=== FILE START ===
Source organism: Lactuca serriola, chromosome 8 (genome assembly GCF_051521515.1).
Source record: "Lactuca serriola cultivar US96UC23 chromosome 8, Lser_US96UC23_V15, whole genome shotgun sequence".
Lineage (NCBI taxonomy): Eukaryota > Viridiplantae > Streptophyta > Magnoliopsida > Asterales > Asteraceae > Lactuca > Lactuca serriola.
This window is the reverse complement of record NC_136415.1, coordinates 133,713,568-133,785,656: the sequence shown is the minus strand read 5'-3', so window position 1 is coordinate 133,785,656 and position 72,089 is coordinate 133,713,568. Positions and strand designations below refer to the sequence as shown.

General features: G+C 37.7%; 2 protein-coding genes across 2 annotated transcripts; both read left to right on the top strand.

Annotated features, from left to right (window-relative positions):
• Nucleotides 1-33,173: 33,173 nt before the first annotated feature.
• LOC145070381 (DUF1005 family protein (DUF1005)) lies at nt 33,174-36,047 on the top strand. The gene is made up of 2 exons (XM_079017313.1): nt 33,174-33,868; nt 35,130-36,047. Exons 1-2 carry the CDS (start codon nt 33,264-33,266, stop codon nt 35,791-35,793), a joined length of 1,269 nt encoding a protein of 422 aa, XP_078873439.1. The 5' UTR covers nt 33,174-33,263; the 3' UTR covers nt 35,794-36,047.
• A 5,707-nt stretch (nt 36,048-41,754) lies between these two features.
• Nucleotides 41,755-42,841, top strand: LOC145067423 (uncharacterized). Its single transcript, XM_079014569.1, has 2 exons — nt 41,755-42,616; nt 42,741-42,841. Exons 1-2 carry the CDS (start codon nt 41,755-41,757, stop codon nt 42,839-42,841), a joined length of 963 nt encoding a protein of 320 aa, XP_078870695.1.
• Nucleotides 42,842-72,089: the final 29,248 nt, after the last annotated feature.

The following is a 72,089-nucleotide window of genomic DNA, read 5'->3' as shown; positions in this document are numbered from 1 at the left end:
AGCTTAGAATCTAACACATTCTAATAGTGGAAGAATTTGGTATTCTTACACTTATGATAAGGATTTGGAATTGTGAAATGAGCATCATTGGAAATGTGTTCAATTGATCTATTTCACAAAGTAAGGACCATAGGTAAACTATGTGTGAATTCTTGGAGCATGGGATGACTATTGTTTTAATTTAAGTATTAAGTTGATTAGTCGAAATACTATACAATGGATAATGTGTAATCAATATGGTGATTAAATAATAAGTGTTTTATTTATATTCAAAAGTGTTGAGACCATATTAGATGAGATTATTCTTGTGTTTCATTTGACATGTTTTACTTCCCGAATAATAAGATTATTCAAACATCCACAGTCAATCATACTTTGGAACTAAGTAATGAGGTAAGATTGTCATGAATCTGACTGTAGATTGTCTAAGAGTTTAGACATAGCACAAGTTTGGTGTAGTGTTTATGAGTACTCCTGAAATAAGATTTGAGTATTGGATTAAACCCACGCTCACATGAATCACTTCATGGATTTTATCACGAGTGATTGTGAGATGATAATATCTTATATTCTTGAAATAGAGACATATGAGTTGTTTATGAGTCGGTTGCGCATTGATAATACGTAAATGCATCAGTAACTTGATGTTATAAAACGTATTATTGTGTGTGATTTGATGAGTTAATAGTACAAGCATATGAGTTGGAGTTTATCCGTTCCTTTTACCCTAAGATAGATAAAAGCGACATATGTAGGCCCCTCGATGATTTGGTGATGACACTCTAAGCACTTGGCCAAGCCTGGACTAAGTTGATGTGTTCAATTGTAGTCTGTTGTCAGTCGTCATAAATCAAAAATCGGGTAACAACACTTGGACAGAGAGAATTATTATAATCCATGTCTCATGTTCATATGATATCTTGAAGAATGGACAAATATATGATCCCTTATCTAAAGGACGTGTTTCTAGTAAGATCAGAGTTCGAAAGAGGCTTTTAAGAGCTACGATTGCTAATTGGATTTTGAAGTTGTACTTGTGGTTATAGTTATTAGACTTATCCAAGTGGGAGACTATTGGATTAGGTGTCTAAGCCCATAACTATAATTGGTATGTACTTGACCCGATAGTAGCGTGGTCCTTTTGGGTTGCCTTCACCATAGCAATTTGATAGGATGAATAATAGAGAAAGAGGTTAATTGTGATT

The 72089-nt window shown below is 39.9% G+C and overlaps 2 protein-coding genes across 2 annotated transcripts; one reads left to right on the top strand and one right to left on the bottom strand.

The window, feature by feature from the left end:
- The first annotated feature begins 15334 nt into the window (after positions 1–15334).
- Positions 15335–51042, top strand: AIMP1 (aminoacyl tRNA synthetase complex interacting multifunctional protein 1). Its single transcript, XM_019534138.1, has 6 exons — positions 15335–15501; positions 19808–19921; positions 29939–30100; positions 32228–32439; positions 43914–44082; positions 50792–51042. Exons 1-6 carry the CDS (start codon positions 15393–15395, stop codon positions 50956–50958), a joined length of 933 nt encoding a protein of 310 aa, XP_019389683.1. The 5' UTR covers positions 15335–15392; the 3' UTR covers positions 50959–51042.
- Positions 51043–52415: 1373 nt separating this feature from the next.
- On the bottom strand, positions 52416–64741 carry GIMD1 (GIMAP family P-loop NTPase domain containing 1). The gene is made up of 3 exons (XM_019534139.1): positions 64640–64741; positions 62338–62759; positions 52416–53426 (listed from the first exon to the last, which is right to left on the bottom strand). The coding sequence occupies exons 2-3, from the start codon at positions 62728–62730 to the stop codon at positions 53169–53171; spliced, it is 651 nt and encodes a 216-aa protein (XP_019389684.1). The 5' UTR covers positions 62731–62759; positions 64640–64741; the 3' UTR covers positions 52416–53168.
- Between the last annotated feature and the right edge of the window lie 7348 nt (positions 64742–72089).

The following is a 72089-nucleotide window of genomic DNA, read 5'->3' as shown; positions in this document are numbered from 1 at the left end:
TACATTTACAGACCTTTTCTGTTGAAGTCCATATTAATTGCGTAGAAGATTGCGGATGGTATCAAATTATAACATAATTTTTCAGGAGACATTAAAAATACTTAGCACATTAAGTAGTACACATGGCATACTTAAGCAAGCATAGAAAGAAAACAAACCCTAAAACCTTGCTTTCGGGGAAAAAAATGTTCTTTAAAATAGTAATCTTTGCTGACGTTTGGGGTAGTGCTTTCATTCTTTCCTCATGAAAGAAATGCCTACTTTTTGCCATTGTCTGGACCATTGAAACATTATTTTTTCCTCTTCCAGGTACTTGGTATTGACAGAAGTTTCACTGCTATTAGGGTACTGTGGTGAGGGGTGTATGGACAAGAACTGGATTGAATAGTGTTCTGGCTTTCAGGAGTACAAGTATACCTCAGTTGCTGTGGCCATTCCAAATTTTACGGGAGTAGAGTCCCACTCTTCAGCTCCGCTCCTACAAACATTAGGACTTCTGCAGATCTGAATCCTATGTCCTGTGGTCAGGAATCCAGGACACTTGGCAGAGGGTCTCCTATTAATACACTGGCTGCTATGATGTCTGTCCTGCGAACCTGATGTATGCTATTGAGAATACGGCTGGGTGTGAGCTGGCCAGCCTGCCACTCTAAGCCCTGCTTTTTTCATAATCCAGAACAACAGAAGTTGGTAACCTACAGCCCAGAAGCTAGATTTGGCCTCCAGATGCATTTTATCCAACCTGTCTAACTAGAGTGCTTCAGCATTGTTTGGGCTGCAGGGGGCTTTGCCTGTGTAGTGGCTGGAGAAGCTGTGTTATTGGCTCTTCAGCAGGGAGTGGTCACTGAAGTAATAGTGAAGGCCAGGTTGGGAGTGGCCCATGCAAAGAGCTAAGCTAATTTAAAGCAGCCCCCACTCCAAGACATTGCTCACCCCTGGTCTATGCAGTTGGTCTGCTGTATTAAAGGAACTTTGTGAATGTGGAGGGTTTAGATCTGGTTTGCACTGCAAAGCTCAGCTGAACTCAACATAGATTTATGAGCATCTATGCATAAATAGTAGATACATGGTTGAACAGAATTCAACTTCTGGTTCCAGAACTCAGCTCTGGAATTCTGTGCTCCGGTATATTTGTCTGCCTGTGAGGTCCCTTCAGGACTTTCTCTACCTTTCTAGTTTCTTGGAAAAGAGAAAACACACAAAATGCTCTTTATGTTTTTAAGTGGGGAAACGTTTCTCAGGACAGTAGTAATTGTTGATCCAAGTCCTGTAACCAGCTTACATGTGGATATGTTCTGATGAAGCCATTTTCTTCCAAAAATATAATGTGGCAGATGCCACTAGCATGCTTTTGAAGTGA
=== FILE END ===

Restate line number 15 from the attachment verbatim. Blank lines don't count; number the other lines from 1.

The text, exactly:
The window, feature by feature from the left end: